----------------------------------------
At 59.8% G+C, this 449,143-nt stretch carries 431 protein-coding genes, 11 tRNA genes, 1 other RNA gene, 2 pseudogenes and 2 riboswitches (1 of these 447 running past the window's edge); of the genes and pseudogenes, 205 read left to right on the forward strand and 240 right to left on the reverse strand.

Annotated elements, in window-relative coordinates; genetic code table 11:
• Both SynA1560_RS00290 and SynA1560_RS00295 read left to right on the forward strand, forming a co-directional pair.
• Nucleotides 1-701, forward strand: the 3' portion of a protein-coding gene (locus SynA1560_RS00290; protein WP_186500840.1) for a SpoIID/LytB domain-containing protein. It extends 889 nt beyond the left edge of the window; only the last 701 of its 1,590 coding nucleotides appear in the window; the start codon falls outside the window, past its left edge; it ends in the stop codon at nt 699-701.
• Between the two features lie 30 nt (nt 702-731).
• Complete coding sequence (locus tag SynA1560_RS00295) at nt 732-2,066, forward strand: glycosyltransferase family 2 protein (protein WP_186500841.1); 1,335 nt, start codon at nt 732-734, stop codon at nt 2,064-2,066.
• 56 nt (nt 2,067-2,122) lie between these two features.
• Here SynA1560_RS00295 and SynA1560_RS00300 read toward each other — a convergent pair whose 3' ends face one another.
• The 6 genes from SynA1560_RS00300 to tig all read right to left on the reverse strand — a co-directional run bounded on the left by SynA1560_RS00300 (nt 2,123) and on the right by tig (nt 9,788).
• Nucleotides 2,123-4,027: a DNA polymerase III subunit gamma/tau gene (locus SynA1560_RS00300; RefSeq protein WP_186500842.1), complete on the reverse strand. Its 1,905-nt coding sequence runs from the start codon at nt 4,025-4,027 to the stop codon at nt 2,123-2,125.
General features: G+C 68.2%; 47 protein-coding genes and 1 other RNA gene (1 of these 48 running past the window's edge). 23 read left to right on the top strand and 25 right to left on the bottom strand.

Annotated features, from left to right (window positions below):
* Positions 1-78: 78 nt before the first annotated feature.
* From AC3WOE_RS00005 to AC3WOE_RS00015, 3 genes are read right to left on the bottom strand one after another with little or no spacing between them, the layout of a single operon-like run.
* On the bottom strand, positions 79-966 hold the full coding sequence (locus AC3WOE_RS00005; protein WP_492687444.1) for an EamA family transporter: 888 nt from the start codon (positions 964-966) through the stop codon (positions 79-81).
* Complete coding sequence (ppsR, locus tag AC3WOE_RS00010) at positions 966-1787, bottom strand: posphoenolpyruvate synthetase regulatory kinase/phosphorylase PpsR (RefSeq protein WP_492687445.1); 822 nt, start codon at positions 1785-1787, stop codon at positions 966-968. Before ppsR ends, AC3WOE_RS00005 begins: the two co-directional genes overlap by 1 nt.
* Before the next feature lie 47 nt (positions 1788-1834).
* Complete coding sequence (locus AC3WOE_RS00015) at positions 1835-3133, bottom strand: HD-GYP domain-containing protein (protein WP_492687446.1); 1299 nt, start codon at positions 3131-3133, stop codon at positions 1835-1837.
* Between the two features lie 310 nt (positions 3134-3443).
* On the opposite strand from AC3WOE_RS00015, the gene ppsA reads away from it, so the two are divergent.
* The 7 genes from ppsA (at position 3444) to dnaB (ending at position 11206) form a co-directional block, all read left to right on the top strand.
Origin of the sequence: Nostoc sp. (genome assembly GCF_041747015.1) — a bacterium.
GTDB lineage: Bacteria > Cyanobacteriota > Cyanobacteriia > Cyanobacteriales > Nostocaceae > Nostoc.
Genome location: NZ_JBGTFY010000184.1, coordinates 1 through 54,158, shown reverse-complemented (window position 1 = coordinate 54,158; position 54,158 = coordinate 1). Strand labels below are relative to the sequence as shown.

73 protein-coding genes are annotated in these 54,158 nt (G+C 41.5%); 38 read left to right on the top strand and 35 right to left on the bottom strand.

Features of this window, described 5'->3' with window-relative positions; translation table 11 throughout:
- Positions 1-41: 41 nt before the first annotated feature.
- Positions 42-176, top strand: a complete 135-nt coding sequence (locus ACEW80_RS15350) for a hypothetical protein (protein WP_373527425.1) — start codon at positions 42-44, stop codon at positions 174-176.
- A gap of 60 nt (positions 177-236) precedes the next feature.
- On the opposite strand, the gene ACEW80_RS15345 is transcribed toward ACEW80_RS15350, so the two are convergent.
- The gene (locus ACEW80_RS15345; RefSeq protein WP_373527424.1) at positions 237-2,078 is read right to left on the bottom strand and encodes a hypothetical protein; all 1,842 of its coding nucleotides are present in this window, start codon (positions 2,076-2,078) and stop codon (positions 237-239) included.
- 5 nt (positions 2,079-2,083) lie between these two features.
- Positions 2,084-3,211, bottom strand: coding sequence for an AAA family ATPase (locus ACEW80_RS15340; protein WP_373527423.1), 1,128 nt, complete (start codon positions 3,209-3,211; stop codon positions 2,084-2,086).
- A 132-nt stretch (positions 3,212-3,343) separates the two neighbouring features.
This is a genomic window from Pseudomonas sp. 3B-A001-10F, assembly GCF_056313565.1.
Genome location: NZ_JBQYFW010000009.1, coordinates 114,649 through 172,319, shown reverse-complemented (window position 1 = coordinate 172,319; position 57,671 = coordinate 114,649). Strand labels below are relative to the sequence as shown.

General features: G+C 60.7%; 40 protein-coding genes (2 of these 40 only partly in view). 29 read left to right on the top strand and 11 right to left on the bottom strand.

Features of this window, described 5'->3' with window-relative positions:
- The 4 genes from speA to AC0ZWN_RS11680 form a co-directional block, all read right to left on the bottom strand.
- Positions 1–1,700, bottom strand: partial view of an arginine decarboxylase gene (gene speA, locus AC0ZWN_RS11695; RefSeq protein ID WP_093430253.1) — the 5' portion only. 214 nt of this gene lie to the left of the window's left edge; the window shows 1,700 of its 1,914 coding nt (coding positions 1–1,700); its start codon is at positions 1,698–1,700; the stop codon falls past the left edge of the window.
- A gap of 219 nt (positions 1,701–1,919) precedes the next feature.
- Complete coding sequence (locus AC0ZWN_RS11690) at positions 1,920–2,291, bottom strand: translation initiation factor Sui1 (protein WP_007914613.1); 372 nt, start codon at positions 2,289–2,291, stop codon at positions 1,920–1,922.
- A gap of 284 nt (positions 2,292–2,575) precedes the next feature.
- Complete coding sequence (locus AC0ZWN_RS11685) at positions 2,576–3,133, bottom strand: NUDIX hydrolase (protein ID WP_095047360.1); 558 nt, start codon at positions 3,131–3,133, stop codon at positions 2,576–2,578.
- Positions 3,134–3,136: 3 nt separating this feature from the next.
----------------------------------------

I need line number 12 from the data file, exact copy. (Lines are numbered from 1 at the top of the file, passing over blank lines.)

Annotated features, from left to right (window positions below):